Has the Time Come to Consider Real Budget Cuts for College Athletics?

The Athens NEWS | March 25, 2010
Running Title: Dispatches from the Ivory Trailer

Has the time come to consider real budget cuts for college athletics?

By Matt Zuefle

As hoop fans from across the nation continue to revel in March Madness, behind the scenes university budgets continue to be whittled away. Lately, some administrators are beginning to address a set of questions that many observers doubted they ever would. Among those questions are: “Where do the cuts in college athletics need to start?” and “How deep might they need to go?”

Despite all of the hype about college sports generating revenue, in fact many athletic programs lose money and require subsidies from the general budgets of universities to survive. According to the NCAA’s own reports only 25 of the 119 schools active in the Football Bowl Subdivision (the old Division I-A) during the 2007-2008 fiscal year were profitable. Not surprisingly, the emerging reality collegiate athletics face is one that clearly includes the possibility of major budget cuts and the total elimination of some sports.

Hofstra University decided to drop its football program entirely last fall, and their decision is not as unusual as it might appear to be. Western Washington University has also eliminated its football program, and both Northern Iowa and Vermont have dropped baseball. Within the past few weeks Cal State-Bakersfield’s president has proposed cutting men’s and women’s golf, wrestling, and tennis—and it’s a good bet that other California public universities may find themselves in similar circumstances soon. Be sure, this is a trend that is likely to continue—and to spread.

Along with these extreme measures, many college athletics programs are trying to find more creative ways to cut expenses, including attempts to reduce spending on things such as new uniforms, printed media guides, and travel costs. Some major universities have started taking the bus to nearby football games again, rather than chartering jets everywhere like they did back in better times.

So, are there still middle-ground solutions available that can help to preserve the quality and diversity of college sports? Yes there are, but not all of them are simple fixes. In fact many of them would probably prove to be both difficult and unpopular.

To start, further streamlining of coaching and support staffs must be considered if austerity budgets continue to prevail. It is common for public universities with even a modest menu of sport teams to have 100-150 dedicated positions in athletics. Reducing numbers of full-time athletics staff and relying more on graduate student assistants, interns, and volunteers may become a necessity if programs are to be preserved.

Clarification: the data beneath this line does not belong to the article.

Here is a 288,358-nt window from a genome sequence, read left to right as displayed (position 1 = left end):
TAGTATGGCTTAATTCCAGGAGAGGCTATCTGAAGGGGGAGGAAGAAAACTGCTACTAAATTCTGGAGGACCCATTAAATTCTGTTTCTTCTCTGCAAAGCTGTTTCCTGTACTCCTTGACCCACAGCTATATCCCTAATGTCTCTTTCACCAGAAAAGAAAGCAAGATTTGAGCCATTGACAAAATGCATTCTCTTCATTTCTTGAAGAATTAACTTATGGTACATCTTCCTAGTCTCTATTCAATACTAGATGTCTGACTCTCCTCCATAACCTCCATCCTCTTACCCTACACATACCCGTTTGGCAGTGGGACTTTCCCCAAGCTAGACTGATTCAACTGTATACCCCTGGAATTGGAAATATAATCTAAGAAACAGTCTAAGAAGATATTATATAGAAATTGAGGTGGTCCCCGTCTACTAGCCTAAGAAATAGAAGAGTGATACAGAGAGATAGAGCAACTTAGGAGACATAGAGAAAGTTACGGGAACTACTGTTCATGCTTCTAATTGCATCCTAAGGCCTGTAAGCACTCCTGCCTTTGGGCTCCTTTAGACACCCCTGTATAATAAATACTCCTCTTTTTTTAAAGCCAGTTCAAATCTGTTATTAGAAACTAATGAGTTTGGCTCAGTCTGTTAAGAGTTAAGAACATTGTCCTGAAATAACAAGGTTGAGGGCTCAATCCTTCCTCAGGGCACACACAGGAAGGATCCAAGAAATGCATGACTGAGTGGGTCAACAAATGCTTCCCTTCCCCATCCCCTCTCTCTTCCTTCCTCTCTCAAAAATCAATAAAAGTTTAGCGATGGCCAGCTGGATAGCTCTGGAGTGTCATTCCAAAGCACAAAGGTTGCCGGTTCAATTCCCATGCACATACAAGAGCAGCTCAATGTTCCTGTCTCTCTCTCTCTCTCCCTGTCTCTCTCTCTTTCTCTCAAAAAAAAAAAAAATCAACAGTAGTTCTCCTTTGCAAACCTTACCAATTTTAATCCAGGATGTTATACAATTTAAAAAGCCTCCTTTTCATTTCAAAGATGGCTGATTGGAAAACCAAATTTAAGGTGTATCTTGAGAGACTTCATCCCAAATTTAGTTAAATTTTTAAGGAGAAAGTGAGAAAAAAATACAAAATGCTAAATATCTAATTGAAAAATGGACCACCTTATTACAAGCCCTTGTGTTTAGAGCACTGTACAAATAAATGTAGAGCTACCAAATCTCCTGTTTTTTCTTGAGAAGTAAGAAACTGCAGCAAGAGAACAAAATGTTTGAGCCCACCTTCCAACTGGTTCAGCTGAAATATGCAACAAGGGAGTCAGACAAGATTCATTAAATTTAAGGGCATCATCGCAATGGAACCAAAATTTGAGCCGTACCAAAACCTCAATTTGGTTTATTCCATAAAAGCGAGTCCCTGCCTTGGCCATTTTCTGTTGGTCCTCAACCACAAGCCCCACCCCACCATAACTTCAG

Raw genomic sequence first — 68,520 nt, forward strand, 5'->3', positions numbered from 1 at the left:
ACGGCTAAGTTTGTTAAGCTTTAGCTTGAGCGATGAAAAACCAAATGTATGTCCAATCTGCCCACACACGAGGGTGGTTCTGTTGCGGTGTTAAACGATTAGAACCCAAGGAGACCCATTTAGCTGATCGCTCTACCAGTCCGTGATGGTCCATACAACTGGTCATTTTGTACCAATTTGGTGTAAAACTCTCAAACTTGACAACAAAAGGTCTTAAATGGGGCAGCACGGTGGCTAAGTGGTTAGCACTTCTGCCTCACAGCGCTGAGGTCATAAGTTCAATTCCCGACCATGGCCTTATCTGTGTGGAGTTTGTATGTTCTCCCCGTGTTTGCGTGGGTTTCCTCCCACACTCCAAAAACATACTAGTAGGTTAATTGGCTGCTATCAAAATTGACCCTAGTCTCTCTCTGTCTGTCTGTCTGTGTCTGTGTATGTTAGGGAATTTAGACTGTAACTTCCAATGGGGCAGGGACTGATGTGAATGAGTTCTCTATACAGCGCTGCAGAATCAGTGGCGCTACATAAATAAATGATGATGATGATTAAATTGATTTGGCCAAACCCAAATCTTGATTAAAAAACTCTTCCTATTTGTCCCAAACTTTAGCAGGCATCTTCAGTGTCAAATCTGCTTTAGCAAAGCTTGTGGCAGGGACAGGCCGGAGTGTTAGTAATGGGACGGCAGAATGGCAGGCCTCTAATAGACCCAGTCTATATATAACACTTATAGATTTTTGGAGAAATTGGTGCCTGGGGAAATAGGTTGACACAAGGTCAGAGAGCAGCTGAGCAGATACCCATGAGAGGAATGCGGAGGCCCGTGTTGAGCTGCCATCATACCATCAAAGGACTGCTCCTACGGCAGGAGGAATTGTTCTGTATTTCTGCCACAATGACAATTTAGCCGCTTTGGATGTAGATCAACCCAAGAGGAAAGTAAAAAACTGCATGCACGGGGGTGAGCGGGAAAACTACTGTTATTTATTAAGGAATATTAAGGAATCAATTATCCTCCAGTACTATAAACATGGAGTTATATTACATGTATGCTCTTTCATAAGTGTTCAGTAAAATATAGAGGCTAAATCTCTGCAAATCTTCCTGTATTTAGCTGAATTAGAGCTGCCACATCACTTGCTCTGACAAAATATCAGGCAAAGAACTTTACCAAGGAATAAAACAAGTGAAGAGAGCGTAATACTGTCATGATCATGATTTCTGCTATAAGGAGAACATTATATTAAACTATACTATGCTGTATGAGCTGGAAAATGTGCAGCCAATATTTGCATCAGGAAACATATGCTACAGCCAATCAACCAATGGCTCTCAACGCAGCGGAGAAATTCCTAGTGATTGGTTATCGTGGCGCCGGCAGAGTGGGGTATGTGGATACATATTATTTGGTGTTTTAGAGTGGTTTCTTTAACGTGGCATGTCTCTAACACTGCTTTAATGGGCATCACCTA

Another change that may go against the “old normal” is the possibility of starting to scale down the salaries of expensive head coaches, who in some states are among the highest paid public officials. Indeed, many of these coaches derive a generous amount of their salary packages through foundation monies, endorsements, and other enhancements, but their base salaries are still surprisingly high. Watch for more well-known schools to start negotiating these contracts more carefully and for others to try to develop more loyal younger coaches in-house as alternatives to buying big-name talent through bidding wars with rival institutions.

For years there has been a scramble to realign athletic conferences into bigger organizations with more top schools. This too may be a trend that is near to running its course. A good example of a conference that has grown and morphed is Conference USA. Appropriately named, it currently has twelve member schools scattered across the country from swampy eastern North Carolina to the desert Southwest. Is it a practical arrangement?

Consider the case of erstwhile Mid-American Conference member Marshall University. The Herd has to go 1650 miles one-way from Huntington, West Virginia to play its new Conference USA rival UT-El Paso, just across the Rio Grande from Ciudad Juárez, Mexico. As the recession grinds on, reorganizing athletic conferences with more attention to practical economic and geographic considerations may become more important to keeping budgets balanced than the lure of potential television contracts and other pecuniary temptations.

Finally, there is an option that was hard to imagine just a few years ago. After decades of growth and increasing autonomy, and even the opportunity to set up their own separate fundraising foundations, it may be time for some athletic departments to be dismantled and then re-absorbed back into appropriate academic units or other administrative divisions (such as student affairs). The drawbacks for doing this are exaggerated, while the potential benefits are many. Vanderbilt led the way on this one, and it since has proved that you can have great competitive intercollegiate athletics without an athletic director or department.

Tough times call for tough decisions. College sports are an important part of university life and not many people would like to see them eliminated because of budgetary concerns. Saving them and ensuring their future may require more personal sacrifices from the people who love them the most—the people who work with them.

Editor's note: Dispatches from the Ivory Trailer is a regular column addressing issues in higher education and college town life. The original version of this column appeared in the Athens NEWS (Athens, Ohio) on March 18, 2010. Matt Zuefle can be contacted at dmz@ivorytrailer.com.

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